Only if it wants to go out of business. Wholefoods entire business model is ludicrously overpriced food to soothe guilty white liberals and hipsters
 

NotSoFast

Registered User
#15
Unless you go WAY out into the wilderness for your food, there is no such thing as non-GMO food. Ever eat a tomato, including those from Whole Foods? GMO. The most organic ear of corn? GMO. These dummies don't realize that "GMO" doesn't necessarily mean using chemicals or radiation to alter a food. Just splicing orange tree branches to make another navel orange tree is considered genetically modifying.
 

Your_Moms_Box

Free Shit / Socialism 2016
#16
Unless you go WAY out into the wilderness for your food, there is no such thing as non-GMO food. Ever eat a tomato, including those from Whole Foods? GMO. The most organic ear of corn? GMO. These dummies don't realize that "GMO" doesn't necessarily mean using chemicals or radiation to alter a food. Just splicing orange tree branches to make another navel orange tree is considered genetically modifying.
EVERYTHING is a chemical.

Water is a chemical.

Oranges as a specied are a GMO splice of other fruits. Look it up. Oranges didn't exist before humans made them.
 

NotSoFast

Registered User
#17
EVERYTHING is a chemical.

Water is a chemical.

Oranges as a specied are a GMO splice of other fruits. Look it up. Oranges didn't exist before humans made them.
All corn is modified. Unmodified corn is inedible to humans without soaking in an acidic solution. The hippies think Monsanto invented modifying foods
 

mascan42

Registered User
#18
Because what Prime Pantry really needed was a reliable source of organic vegan mayonnaise.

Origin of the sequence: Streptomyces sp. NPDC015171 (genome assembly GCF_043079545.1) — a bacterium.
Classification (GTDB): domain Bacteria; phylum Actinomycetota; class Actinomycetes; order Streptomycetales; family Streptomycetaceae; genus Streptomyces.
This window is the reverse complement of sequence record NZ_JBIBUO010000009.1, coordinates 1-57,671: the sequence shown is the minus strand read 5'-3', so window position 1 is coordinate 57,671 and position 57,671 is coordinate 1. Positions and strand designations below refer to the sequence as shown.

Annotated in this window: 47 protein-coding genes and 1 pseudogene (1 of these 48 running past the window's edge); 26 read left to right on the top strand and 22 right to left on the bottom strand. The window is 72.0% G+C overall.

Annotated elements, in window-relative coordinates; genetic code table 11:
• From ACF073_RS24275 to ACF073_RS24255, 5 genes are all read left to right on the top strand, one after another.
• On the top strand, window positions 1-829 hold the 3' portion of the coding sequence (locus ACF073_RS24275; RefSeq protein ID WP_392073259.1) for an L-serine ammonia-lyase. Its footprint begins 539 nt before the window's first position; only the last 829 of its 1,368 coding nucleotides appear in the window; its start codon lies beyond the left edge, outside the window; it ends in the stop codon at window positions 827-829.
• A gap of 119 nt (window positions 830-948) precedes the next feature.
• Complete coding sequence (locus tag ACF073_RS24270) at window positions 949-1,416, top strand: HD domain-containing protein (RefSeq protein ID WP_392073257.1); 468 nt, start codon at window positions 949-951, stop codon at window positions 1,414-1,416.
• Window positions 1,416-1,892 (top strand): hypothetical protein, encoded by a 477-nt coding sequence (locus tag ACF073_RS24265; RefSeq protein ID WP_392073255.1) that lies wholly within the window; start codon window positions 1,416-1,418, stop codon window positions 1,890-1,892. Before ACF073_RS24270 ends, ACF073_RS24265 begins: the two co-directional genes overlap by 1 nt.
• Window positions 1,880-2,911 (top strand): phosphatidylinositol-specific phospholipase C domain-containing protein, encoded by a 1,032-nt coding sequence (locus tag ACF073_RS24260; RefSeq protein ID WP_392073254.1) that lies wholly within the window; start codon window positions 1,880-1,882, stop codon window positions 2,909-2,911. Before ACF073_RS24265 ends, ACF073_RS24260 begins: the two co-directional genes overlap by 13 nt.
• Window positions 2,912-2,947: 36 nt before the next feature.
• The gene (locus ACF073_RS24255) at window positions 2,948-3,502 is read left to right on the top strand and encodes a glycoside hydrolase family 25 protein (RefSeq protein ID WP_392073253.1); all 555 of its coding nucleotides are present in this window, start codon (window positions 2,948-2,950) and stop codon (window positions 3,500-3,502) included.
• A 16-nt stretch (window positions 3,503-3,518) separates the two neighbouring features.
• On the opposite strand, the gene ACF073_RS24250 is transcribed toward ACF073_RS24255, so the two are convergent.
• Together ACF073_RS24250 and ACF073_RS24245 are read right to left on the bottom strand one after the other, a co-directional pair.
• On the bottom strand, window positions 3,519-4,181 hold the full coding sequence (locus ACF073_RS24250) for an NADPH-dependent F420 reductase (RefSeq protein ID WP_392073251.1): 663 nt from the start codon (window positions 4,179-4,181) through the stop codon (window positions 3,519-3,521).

Floyd1977

Registered User
#19
Unless you go WAY out into the wilderness for your food, there is no such thing as non-GMO food. Ever eat a tomato, including those from Whole Foods? GMO. The most organic ear of corn? GMO. These dummies don't realize that "GMO" doesn't necessarily mean using chemicals or radiation to alter a food. Just splicing orange tree branches to make another navel orange tree is considered genetically modifying.
Exactly, Genetic modification has been going on since the dawn of agriculture (fun fact, bullying predates agriculture). The corn on the cob we eat today doesn't "naturally" exist. "Real" corn is just a tiny little thing. Every banana you eat is a clone of all other bananas (and if one becomes susceptible to a fungus, they all get wiped out, like what happened to one of the two banana varies a few decades ago).
 

Mags

LDAR, bitch.
Donator
#20
All corn is modified. Unmodified corn is inedible to humans without soaking in an acidic solution. The hippies think Monsanto invented modifying foods
Corn is basically glorified grass.
 

Floyd1977

Registered User
#21
As well as completely wrong, on top of being very anti-science. Though I'm sure they're pro science when it comes to the climate, not so much other things that conflict with their ideals. Kinda like religious people.
I now fully consider liberalism just another religion. They have even deified Neil DeGrasse Tyson and Bill Nye the Mechanical Engineer

EVERYTHING is a chemical.

Water is a chemical.
It's always fun when people pull the only "Ban Dihydrogen Oxide" petition gag on dopes (It's fatal if consumed in large enough doses, it's fatal if inhaled, one of its primary uses is as a flame retardant, it accelerates rust etc,)

The worst though are the people who lose their minds just because a chemical has a scary sounding name or is also used in non foods. Remember when they all freaked because it was discovered that Subway bread had a chemical that was also used in gym mats (not that I would ever eat at a subway unless I was desperate since I live near several real delis)
 

NotSoFast

Registered User
#22
I now fully consider liberalism just another religion. They have even deified Neil DeGrasse Tyson and Bill Nye the Mechanical Engineer



It's always fun when people pull the only "Ban Dihydrogen Oxide" petition gag on dopes (It's fatal if consumed in large enough doses, it's fatal if inhaled, one of its primary uses is as a flame retardant, it accelerates rust etc,)
That reminds me of when Jay Leno, I think, was getting women to sign petitions to "end women's suffrage". Dummies.
 

Floyd1977

Registered User
#23
That reminds me of when Jay Leno, I think, was getting women to sign petitions to "end women's suffrage". Dummies.
Yeah I remember that, but I believe it was "The Man Show" (unless Leno did it too)